| Politics

Larger text Larger text Smaller text Smaller text | Order Photo Reprints

Health care still top issue in Senate race between Smith, Casey

At left: Armstrong County businessman Tom Smith. At right: Sen. Bob Casey.

Email Newsletters

Click here to sign up for one of our email newsletters.
Related .pdfs
Susquehanna Polling and Research - Final Top Line Survey Results for Pa.
Can't view the attachment? Then download the latest version of the free, Adobe Acrobat reader here:

Get Adobe Reader

'American Coyotes' Series

Traveling by Jeep, boat and foot, Tribune-Review investigative reporter Carl Prine and photojournalist Justin Merriman covered nearly 2,000 miles over two months along the border with Mexico to report on coyotes — the human traffickers who bring illegal immigrants into the United States. Most are Americans working for money and/or drugs. This series reports how their operations have a major impact on life for residents and the environment along the border — and beyond.

Tuesday, Sept. 25, 2012, 12:01 a.m.

Republican Senate challenger Tom Smith has consolidated GOP support since winning a five-way primary in April, but he continues to trail U.S. Sen. Bob Casey Jr., according to a Tribune-Review poll.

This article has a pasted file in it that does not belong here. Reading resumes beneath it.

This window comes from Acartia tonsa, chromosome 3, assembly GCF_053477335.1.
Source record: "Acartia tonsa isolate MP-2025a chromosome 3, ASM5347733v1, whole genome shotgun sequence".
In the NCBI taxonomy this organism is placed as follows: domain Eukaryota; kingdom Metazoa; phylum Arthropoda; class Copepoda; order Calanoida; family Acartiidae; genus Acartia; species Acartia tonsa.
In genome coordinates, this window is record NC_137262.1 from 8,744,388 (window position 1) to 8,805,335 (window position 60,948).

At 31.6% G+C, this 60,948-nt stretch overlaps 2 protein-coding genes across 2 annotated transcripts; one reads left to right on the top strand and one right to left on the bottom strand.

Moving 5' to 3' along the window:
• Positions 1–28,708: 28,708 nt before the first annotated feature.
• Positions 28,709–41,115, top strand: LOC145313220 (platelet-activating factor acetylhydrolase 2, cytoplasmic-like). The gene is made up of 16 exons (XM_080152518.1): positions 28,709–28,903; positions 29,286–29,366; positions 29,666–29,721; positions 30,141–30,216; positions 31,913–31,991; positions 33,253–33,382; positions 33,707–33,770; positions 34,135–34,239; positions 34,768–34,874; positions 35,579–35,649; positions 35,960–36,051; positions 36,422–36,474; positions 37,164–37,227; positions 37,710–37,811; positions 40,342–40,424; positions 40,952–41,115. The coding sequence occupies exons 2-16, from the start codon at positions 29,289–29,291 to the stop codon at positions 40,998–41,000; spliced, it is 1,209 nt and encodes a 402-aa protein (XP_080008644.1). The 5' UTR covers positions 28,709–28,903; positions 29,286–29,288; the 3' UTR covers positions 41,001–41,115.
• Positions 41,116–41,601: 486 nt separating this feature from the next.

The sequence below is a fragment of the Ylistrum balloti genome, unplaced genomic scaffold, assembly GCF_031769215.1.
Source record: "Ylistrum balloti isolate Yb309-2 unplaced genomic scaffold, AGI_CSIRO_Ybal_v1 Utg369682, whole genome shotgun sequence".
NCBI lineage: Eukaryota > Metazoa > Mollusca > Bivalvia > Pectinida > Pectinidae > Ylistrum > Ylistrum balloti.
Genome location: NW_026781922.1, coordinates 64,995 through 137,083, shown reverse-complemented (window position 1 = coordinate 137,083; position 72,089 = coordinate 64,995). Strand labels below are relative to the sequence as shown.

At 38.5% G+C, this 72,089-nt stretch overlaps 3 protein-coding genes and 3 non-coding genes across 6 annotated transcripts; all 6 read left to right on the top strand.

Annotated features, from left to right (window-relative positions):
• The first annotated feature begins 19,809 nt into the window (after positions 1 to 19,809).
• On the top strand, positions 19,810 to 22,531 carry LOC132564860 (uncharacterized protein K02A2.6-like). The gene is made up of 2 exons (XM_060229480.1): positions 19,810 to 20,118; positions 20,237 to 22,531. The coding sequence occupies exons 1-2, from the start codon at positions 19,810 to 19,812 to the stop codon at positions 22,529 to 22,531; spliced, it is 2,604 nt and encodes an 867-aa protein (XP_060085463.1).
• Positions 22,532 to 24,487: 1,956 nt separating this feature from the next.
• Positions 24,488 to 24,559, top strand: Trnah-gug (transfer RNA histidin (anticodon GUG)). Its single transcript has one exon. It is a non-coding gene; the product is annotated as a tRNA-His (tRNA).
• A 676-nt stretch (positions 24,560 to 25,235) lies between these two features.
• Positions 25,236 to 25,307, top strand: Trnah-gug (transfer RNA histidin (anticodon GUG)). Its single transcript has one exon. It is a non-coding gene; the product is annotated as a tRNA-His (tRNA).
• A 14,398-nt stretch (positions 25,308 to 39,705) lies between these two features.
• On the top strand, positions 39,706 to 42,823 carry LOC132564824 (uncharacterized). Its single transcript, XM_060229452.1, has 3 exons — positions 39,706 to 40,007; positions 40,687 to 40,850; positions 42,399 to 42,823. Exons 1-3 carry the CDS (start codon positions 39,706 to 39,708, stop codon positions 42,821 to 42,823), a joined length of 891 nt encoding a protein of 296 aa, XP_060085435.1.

Casey, D-Scranton, is slightly ahead of Smith of Armstrong County, 46 percent to 41 percent, in the survey conducted Sept. 18-20 by Susquehanna Polling & Research. The poll of 800 voters has a margin of error of plus-or-minus 3.46 percentage points.

Casey and Smith have the support of about three-fourths of their parties' voters, said Jim Lee, president of the polling firm. But state Democrats have a 1 million-voter registration advantage.

“That's why you'd have to give the advantage to Casey,” Lee said. “For Smith, he's got to basically squeeze every last vote out of the Republican base. He can't lose 15 percent of the GOP vote. And he's got to win conservative Democrats who historically have voted for Casey because Casey's a conservative Democrat on social issues.”Casey spokesman Larry Smar noted other polls have shown Casey's lead as wide as 19 percentage points, adding, “The real number is probably somewhere in between.” Casey beat former Sen. Rick Santorum by 17.4 percentage points in 2006.

“Bob Casey will continue to communicate his record of fighting for middle-class families, against unfair foreign trade and against attempts to end Medicare as we know it,” Smar said.

Smith supports Republican presidential nominee Mitt Romney's plan to offer seniors a choice between sticking with government insurance or using a voucher to purchase private insurance, he said at an appearance last month in Western Pennsylvania.

“This race has continued to tighten as voters are now beginning to contrast the records of proven job creator Tom Smith and ineffective career politician Bob Casey,” said Smith campaign manager Jim Conroy.

The health care law remains a top concern for supporters of both candidates, the poll found.